Conclusion


Current rhetoric about an expanding, inclusive and global notion of national citizenship in the Arab region falls short of actual practice and is Global Commons Review 1 s Oct. 2017 s Cover s Contents s About Us 36 undermined by drawbacks discussed above in citizenship education policy and pedagogy. Our findings suggest that barriers to practicing global and cosmopolitan citizenship in Arabic-only classrooms signal longstanding traditions of excluding minorities and women and hegemonic unease with growing diversity. Consequently, this becomes a significant educational problem for a region that is characterized by increasing diversity from the forced displacement of millions fleeing armed conflict and the majority population figures of expatriates in the Gulf Cooperation Countries. Indeed, the contribution of armed conflict to the spontaneous disappearance of millennial remnants of cultural heritage is often attributed to cultural differences. Ironically, the use of vulnerable historic artifacts as nationalist symbols reinforces this misconception. The real issue is the ideas, beliefs, practices, and ethics associated with a society’s resistance to diversity. Principles of cosmopolitanism can be woven into national citizenship education. Therefore, a new philosophy of knowledge would have to be transformed. Pragmatic pedagogy that requires learners to activate their own life experience and cultural intuition to examine historical narratives and discuss human rights issues would be a more effective stimulant to their self-constructs of national and cosmopolitan citizens than rote memorization of content knowledge.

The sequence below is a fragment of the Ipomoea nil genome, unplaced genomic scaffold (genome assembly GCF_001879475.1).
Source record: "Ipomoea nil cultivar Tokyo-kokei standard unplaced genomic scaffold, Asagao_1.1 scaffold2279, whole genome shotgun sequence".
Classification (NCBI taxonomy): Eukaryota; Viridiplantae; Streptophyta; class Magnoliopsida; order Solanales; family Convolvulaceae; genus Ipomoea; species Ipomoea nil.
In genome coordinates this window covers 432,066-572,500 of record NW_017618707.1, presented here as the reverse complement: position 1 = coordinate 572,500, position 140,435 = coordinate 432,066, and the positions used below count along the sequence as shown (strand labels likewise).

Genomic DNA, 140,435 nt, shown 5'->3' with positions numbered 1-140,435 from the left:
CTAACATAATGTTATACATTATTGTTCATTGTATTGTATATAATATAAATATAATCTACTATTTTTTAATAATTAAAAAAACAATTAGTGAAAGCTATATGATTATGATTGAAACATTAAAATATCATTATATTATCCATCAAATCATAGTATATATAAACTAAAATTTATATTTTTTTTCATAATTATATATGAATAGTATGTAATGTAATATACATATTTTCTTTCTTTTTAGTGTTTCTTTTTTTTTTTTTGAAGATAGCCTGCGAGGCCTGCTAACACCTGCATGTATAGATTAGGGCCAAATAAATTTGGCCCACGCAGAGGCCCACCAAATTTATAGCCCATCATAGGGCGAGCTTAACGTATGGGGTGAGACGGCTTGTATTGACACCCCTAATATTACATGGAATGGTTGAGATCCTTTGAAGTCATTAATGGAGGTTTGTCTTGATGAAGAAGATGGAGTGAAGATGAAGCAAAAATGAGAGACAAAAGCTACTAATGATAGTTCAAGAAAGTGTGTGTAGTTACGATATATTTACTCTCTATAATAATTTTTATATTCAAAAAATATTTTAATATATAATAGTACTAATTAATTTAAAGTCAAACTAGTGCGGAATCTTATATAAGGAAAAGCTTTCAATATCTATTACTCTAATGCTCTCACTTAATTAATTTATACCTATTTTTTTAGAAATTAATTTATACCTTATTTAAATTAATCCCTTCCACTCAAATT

References